In announcing on May 8 that the United States would be immediately withdrawing from the Iran nuclear deal—also known as the Joint Comprehensive Plan of Action, or JCPOA—U.S. President Donald Trump made an about-face on the deal negotiated barely three years by his immediate predecessor, President Barack Obama.

Obama and supporters contended at the time, and still contend, that lifting international sanctions and delivering billions of dollars in cash to the Islamic Republic would soften the dictatorial regime that routinely shouts “Death to America!” and “Death to Israel!”—the “big Satan” and “little Satan,” respectively—and would slow the pace of Iran’s nuclear development and ballistic-missile program.

In the years since the 2015 signing of JCPOA, Iranian aggression throughout the Middle East, particularly in Iraq, Syria, Lebanon and Yemen, has increased exponentially, posing direct threats to some of America’s closest allies in the Middle East. At the same time, Israel’s recent presentation of secret Iranian nuclear documents, photographs and simulations has confirmed the worst fears of Iran’s neighbors: that Iran’s nuclear program is significantly more sophisticated than Iran had admitted or the International Atomic Energy Agency had been able to confirm.

Yet withdrawing from the JCPOA represents a radical shift in U.S. policy, confusing many European allies and world powers who were convinced by the previous administration to support a plan that now represents, at best, a failed attempt to subdue Iranian nuclear pursuits, or at worst, one of the biggest foreign-policy blunders in U.S. history.

And just as the signing of the JCPOA at the time represented a major milestone in the foreign-policy legacy of the Obama administration, Trump’s speech announcing America’s withdrawal from the Iran nuclear deal also portends to be among the president’s key foreign-policy initiatives, sending reverberations around the world.

According to David Wurmser, a former Mideast adviser to U.S. Vice President Dick Cheney and special assistant to John Bolton at the State Department, one of the most crucial elements of the president’s speech is “the signal that America has resumed its regional leadership role.”

“The period of American hesitance is over, and a deep sense of guilt over some past policies toward Iran or the Middle East has been replaced by unapologetic national confidence,” Wurmser tells JNS. “We confront our self-proclaimed enemies, not descend into quixotic efforts to appease them into more productive behavior.”

Wurmser suggests that by reversing the previous policy, the United States has “accepted the responsibility again of ensuring that American interests will drive policy, and that while our alliances are appreciated, they are to be understood in the context of interests, not instead of them.”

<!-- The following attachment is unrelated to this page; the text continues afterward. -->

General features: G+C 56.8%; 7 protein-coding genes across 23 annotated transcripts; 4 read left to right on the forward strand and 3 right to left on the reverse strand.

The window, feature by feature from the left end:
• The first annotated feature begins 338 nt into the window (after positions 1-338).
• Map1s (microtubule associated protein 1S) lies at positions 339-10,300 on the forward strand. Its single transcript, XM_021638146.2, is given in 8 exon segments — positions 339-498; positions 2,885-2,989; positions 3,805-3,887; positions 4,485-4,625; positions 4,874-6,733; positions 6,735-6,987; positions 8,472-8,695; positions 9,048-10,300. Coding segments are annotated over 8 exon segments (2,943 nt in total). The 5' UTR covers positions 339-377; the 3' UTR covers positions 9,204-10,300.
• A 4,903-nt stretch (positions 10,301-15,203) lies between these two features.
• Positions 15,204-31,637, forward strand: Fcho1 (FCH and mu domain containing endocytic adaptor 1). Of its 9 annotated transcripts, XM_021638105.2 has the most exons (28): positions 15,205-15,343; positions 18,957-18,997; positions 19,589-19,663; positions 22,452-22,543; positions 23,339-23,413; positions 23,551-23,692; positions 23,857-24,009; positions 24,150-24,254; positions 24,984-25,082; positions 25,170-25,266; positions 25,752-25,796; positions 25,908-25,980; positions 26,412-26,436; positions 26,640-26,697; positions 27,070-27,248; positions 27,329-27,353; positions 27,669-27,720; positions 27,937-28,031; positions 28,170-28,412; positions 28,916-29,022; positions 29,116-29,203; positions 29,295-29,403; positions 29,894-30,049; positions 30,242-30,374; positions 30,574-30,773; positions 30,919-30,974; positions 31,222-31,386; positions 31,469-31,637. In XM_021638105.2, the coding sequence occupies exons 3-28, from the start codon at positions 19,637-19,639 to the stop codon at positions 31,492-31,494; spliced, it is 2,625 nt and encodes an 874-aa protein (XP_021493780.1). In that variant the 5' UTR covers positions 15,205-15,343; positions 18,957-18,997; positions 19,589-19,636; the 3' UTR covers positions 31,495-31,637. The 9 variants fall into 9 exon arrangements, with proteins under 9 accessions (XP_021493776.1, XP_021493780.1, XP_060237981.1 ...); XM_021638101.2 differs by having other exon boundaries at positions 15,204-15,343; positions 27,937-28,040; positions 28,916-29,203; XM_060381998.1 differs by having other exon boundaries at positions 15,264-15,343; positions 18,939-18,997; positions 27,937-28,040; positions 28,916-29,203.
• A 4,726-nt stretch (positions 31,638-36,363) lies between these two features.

“Our national interests are absolute in informing our policy and take precedence over our international relations when the latter conflict with the former,” he said.

‘Re-anchored onto reality, rather than delusion’

Within the speech itself, Wurmser notes that specific messages were sent to major players around the world, and that one such party is the European Union, whose nations have announced that they prefer supporting the JCPOA. “Europe’s two-decade effort on the Iran file to manipulate America and Israel from adopting decisive policies by faux toughness and interminable diplomatic processes has been answered with clarity: keeping nuclear-weapons capability from Iran—as long as the Islamic regime survives—is the only aim and measure of success, not any diplomatic roadmap or multilateral yardsticks.”

He goes on to say that the merging of interests between Obama and European leaders that led to the Iran nuclear deal is part of “a crisis of reality gripping Western leadership for at least a decade” that featured a “festival of international structures, meetings and agreements,” which, he says “created an alternative world increasingly detached from reality.”

With Trump’s speech, Wurmser suggests that “the benchmarks of policy were re-anchored onto reality, rather than delusion.”

Striking hard at the core motivations and beliefs of European leaders, Wurmser says “the reaction of some European leaders—especially those who came from failed political ideologies like communism, but have found their fortunes in the E.U. framework, such as [High Representative of the European Union for Foreign Affairs and Security Policy] Frederica Mogherini—are rigidly frozen in the past edifices of delusion, whether it be Iran, the peace process or many other policies.”

Wurmser says such policies are “increasingly dividing Europe from the United States.”

“Europe is increasingly in need of a new political leadership,” he adds. “Until it emerges, the United States is finding itself increasing aligned with Jerusalem, rather London, Berlin or Paris on Middle Eastern issues.”